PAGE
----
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  • Elizabeth Nugent

Reflections on Lego

Updated: Mar 21

Last Christmas I found myself in the rather engrossing task of building a Lego technic race plane. The task was set for children 7+ years and my initial fantasy that this would be a straightforward assembly was quickly challenged. The aircraft was more technical than I had imagined it would be for this age group, which of course makes sense as following manuals is not quite the same skill set as unassisted engineering. I eventually got into the groove of translating the instructions and got there in the end. Albeit with some frustration around where the stickers were supposed to go.

The exercise got me thinking about what role Lego played in my childhood. Playing Lego is a longstanding family favourite activity. As children we had access to a large wooden box full of Lego pieces and instead of the task of following manuals, we would work at the task of creating. Occasionally one of us would be given a Lego set with a manual (a cousin’s Star Wars’ Millennium Falcon is still the source of deep envy) but this was a rare treat and should it occur the Lego build would eventually become merged into the sea of Lego parts in the wooden box.



What is interesting to me about Lego is that any one element, or any Lego set, is not an isolated or complete object, but comes with the potential, and the promise, that it is part of a much larger whole. The system of interconnecting studs and tubes, patented by the Lego Group in 1958, means that any Lego object can be connected with others and almost endlessly extended. This experience of seeking out patterns and connections feels very familiar to me and as an adult is a significant part of my process and curiosity in my work. (Gauntlet, 2015)

I wonder about Lego’s influence on me: has playing Lego and in this non-manually instructed way affected the way I think about the world, my attitudes to creativity, co-creation and how I categorise things? I don’t know for sure, but it at least seems possible. Maybe it’s got more to do with the possibility that our brains are predisposed to pattern recognition and as such Lego easily facilitates a natural process of learning for young minds.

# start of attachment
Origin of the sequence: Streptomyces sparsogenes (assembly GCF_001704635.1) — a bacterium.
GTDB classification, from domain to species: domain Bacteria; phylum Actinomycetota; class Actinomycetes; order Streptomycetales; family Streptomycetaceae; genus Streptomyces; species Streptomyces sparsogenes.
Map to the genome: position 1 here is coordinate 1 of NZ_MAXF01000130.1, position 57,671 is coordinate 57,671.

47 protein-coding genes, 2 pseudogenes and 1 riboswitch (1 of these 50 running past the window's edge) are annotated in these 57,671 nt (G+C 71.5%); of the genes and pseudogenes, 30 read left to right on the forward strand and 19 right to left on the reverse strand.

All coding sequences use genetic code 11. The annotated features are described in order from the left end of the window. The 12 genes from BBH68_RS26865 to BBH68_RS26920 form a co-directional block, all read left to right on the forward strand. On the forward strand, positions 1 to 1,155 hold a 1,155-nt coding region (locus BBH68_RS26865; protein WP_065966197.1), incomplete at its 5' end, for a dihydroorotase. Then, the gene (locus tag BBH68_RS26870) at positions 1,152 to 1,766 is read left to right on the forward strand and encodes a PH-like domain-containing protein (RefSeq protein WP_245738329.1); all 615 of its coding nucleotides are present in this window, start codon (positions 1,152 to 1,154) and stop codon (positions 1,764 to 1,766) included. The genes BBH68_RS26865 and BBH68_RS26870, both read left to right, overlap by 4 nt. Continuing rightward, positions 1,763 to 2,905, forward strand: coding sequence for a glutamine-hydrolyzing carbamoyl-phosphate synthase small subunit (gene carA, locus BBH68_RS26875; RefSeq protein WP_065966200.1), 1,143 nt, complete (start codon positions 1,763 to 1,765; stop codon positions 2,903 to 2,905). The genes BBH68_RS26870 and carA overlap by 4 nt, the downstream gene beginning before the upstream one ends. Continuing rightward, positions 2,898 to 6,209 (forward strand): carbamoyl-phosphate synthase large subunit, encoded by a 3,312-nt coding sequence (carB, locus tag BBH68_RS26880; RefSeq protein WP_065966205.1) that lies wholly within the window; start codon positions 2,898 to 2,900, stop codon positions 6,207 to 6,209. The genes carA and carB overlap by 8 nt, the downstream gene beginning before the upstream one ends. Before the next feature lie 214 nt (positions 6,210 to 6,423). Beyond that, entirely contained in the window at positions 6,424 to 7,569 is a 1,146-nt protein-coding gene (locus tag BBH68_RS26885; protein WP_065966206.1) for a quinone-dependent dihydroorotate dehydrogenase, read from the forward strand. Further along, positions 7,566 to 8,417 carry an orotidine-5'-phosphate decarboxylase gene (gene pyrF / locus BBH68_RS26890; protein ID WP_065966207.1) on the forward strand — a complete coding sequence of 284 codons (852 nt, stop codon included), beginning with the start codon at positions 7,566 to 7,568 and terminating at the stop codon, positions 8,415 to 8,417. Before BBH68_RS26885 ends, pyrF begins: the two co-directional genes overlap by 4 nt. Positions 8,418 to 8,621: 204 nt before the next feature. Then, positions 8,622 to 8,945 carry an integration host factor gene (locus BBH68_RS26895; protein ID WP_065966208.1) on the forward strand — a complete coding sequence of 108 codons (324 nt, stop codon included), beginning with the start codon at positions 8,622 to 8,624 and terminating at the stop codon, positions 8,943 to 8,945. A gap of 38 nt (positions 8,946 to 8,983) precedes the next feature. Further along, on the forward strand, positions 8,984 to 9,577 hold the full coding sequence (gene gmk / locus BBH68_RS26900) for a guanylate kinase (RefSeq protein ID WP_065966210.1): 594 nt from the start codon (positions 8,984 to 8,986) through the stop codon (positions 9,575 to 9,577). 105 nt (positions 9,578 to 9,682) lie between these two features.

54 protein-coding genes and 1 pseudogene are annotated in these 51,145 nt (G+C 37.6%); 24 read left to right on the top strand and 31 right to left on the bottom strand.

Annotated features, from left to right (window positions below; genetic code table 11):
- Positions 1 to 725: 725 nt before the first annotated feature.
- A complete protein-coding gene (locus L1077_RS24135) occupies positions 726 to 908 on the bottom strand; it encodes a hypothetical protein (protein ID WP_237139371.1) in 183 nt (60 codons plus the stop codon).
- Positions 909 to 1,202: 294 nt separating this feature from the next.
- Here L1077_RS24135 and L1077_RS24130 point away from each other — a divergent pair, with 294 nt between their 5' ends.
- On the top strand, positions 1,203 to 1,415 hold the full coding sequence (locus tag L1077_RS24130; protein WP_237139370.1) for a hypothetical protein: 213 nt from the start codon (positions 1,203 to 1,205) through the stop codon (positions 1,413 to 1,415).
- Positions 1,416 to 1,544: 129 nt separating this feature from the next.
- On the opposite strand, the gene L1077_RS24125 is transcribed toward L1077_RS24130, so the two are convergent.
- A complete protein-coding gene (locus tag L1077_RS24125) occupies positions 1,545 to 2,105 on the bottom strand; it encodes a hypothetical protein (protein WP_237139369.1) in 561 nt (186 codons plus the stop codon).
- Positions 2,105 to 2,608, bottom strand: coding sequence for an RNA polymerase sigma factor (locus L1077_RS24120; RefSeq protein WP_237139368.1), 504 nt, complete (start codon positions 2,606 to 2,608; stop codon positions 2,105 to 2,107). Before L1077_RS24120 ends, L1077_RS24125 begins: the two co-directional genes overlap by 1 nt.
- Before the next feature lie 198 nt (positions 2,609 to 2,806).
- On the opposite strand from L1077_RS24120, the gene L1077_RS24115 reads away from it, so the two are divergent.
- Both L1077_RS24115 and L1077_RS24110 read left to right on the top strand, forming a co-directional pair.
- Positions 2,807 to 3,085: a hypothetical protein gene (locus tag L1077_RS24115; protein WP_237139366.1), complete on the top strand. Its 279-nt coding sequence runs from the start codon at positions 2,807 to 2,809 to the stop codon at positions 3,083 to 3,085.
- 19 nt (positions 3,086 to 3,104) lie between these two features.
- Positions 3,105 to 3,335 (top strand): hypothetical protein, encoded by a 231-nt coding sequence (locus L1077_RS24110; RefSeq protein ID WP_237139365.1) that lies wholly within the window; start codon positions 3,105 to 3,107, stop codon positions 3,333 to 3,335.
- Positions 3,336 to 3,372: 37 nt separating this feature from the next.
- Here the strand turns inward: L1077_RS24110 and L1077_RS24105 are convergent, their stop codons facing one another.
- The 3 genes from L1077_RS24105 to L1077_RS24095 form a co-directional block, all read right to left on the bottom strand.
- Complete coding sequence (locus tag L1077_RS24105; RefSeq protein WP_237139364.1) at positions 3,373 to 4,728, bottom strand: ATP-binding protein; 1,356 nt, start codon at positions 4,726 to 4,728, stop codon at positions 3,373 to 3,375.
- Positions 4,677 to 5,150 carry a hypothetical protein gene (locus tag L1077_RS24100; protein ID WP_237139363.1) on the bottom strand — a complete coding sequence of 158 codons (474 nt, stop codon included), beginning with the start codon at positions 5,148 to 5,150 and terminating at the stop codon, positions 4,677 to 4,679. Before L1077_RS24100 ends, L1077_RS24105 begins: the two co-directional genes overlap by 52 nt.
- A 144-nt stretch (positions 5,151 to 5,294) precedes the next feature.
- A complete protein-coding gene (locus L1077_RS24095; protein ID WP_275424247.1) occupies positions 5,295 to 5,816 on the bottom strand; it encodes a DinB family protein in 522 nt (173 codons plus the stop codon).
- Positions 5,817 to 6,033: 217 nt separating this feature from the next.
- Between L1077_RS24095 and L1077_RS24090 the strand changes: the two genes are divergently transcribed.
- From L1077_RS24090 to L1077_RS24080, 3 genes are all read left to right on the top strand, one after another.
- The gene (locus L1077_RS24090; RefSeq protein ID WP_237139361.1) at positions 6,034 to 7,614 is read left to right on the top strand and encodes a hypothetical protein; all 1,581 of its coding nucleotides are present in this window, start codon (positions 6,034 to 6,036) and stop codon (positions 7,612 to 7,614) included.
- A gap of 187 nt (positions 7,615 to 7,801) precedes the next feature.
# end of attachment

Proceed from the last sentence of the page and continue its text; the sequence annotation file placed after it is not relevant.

Children use their bodies to perceive, sense, and move through life, while as adults we tend to to think or talk our way along. Lego is an intuitive play experience. Interestingly if we start with only using manuals in this play - whilst there can be huge pleasure in completion of something that might otherwise have felt impossible - there also can be anxiety about losing pieces, getting it right, breaking the end product and misinterpreting the manual. There can also be a potential lack of confidence in going it alone when faced with a box of Lego pieces. Likewise if we never have a manual, we might not understand their value and the importance of using the wise mind of another.

What I am describing here in play with Lego is what is often called embodied learning. Embodied learning is the idea that many features of thinking and understanding are shaped by aspects of the entire human body. We learn through being and doing, in a layered and multifaceted way. We cannot simply be told what to do and then learn - and if teaching does only happen this way we might invite in other layers of embodied learning about 'needing to be like the instructor to hold authority’, ‘needing someone to tell us what to do', 'the importance of making the instructor feel useful' and 'what it might mean to get it right or wrong'.


"Children learn more from what you ARE than what you TEACH." W. E. B. DuBois.


For me exploring my embodied learning (and sometimes then unlearning) has been at the heart of my personal development over the years - whether through the gym, psychological depth analysis, yoga, living on a small holding or motherhood. In many regards exploring my embodied learning stands as a counterbalance to the predominance of the cognitive and social constructivist theories of learning that dominated my clinical psychology training and have been hugely popular in psychology during the later half of the twentieth century.


Whilst cognitive science and social constructionists necessarily show how as humans we are inherently social, the theories of embodiment remind us that the mind is inextricably bound up in a body and it is only through embodied learning we grow and develop and come to know the world. The notion that “I move, therefore I think” might then be a more accurate depiction of the way in which the body utilizes all its internal and external systems and processes to “think” just as much as the mind does.